Your internet-connected devices — smart TVs, security cameras, smart locks, gaming consoles, smart thermostats — can add a level of convenience to your life, but they could also can make your home and connected devices vulnerable. That’s why it’s important to have a defense plan for securing smart home devices.

The Internet of Things — all those appliances and devices that connect to the internet and to each other on your home network — have created new opportunities for cybercriminals.

Bottom line: If you have a connected home, it needs protection. Below are 10 tips to secure your Smart-Home and its smart devices…

Use unique passwords for Wi-Fi and device accounts.

Avoid common words or passwords that are easy to guess, such as “password” or “123456.” Instead, use unique, complex passwords made up of letters, numbers, and symbols. You might also consider a password manager to up your security game.

Wi-Fi Security: Use WPA2-AES or WPA2-TKIP

USE IPV6 for all Smart-Gadgets

Trust me… Moving your device to an ipv6 IP address range.. will make you hack-proof. There is very little literacy even in the hacker group on how to exploit ipv6. Most people don’t know how to initiate an ipv6 based SSH, telnet, link-local TCP/UDP Session. Moreover, the internet is still designed to work over IPv4, there is very little chance that your ipv6 device can be even accessed by IPv4 IP assigned terminal… I have tried my self.

Check IoT Device Security Setting

IoT devices might come with default privacy and security settings. You might want to consider changing them, as some default settings could benefit the manufacturer more than they benefit you.

Remove default usernames and passwords.

90% of WIFI-Routers have factory default User-id and password enabled, No one bothers to change them. Once your Home WIFI-Router is hacked then there is no defense to Protect your Smart-things/devices.

Disable features you may not need.

IoT devices come with a variety of services such as remote access, often enabled by default.

If you don’t need it, be sure to disable it. Disable Data-Sharing and running experimental traffic. Unless you are a geek yourself, Don’t enable data-sharing and other data-sharing feature… Typically look for auto-selected check-box which will appear some-where while installing and configuring your device 1st time…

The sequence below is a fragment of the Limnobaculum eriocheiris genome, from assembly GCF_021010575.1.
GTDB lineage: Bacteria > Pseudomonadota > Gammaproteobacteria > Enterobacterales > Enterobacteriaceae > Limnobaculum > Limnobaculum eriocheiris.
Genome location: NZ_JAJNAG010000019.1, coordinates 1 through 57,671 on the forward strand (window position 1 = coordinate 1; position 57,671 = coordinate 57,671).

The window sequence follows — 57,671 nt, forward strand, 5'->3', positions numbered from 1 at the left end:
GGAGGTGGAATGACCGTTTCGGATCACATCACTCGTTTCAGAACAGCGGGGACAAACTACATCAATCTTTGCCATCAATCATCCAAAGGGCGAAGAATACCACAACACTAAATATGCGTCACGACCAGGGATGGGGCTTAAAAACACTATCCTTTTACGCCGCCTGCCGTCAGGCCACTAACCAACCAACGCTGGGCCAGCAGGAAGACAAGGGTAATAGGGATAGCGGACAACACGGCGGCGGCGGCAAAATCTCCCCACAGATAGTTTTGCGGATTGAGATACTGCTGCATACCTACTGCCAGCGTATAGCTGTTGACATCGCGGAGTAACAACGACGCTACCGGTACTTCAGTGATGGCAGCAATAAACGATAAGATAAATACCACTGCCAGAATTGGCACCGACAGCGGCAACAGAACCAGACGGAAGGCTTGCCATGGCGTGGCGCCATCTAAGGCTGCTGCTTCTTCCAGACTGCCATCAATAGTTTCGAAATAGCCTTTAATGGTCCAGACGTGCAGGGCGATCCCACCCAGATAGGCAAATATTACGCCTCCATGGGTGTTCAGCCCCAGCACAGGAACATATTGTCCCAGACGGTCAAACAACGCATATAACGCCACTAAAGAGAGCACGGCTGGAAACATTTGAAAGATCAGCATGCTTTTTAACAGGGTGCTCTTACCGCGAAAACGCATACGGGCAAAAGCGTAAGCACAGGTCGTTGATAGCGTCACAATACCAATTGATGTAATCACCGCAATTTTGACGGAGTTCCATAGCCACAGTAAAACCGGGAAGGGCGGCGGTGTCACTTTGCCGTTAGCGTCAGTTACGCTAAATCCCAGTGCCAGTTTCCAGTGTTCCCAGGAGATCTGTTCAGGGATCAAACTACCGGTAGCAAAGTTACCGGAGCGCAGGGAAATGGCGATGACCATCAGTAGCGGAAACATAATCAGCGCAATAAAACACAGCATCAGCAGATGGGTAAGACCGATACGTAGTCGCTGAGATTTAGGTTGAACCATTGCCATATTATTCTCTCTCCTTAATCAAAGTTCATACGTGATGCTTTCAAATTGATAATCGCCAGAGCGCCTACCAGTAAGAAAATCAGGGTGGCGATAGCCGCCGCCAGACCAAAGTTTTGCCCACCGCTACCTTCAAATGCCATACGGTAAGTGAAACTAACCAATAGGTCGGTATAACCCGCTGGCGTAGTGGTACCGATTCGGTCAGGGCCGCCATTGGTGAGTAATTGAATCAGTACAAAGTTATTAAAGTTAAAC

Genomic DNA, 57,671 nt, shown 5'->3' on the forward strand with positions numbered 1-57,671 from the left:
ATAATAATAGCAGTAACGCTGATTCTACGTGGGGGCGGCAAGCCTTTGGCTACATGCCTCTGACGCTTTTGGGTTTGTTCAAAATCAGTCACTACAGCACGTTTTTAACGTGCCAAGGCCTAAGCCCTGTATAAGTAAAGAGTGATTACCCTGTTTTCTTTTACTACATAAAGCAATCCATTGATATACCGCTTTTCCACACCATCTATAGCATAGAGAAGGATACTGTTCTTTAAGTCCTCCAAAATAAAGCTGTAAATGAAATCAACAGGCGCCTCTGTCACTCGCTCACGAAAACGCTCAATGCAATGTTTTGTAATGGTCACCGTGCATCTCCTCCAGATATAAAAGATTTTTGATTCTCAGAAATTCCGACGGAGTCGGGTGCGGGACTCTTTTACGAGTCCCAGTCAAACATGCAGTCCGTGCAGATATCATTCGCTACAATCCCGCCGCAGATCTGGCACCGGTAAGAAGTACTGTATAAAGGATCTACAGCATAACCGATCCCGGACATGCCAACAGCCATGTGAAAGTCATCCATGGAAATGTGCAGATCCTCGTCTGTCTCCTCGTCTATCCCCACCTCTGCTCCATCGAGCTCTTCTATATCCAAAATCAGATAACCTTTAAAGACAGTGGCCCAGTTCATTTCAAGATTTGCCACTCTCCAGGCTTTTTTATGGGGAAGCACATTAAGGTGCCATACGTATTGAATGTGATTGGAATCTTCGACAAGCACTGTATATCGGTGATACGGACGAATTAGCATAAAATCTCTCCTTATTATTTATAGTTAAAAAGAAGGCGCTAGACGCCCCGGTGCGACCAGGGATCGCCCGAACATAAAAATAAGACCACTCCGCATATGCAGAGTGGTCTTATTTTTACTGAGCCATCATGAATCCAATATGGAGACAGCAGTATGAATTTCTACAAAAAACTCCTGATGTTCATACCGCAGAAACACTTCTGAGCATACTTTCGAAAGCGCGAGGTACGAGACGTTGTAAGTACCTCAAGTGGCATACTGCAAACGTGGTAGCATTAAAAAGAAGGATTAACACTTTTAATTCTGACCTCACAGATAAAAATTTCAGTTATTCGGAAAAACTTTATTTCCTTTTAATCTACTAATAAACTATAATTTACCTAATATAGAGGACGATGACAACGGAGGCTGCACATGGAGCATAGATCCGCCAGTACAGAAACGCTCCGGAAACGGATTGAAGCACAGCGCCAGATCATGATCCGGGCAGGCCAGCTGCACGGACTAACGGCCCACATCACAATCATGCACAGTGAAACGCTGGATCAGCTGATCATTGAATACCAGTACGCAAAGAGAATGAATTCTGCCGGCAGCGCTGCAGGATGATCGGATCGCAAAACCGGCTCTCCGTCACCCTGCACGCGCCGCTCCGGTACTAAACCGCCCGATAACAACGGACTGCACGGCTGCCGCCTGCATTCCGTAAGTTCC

Rename your router.

Don’t stick with Default manufacturer given name — it helps to identify the make or model. Give it an unusual name not associated with you or your street address. You don’t want your router name to give away any personal identifiers.

Avoid public Wi-Fi networks.

You may be tempted to access your Home Smart-Lock or other Home security Devices from a coffee-shop or the cafeteria of your office. Don’t do that!!! Generally not a good idea — use a VPN.  or Enable Two-Factor Authentication if Support by your IoT Devices.

Watch out for outages.

Ensure that a hardware outage does not result in an insecure state for the device. Especially the Home Security Devices and Solution. During bootup/power-up sequence Devices are vulnerable to attack.

Disable Open-Network Latching

The easiest way to hack your Smart-Devices(or Smart-things) is to create a powerful open Wifi network… Any Wireless-device is designed to select a strong and better reception signal, Hence the easiest hack would be using a Smart-Phone to create a Hot-spot with no authentication and steal your home device…

Setup a guest network

Keep your Wi-Fi account private. Visitors, friends, and relatives can log into a separate network that doesn’t tie into your IoT devices.

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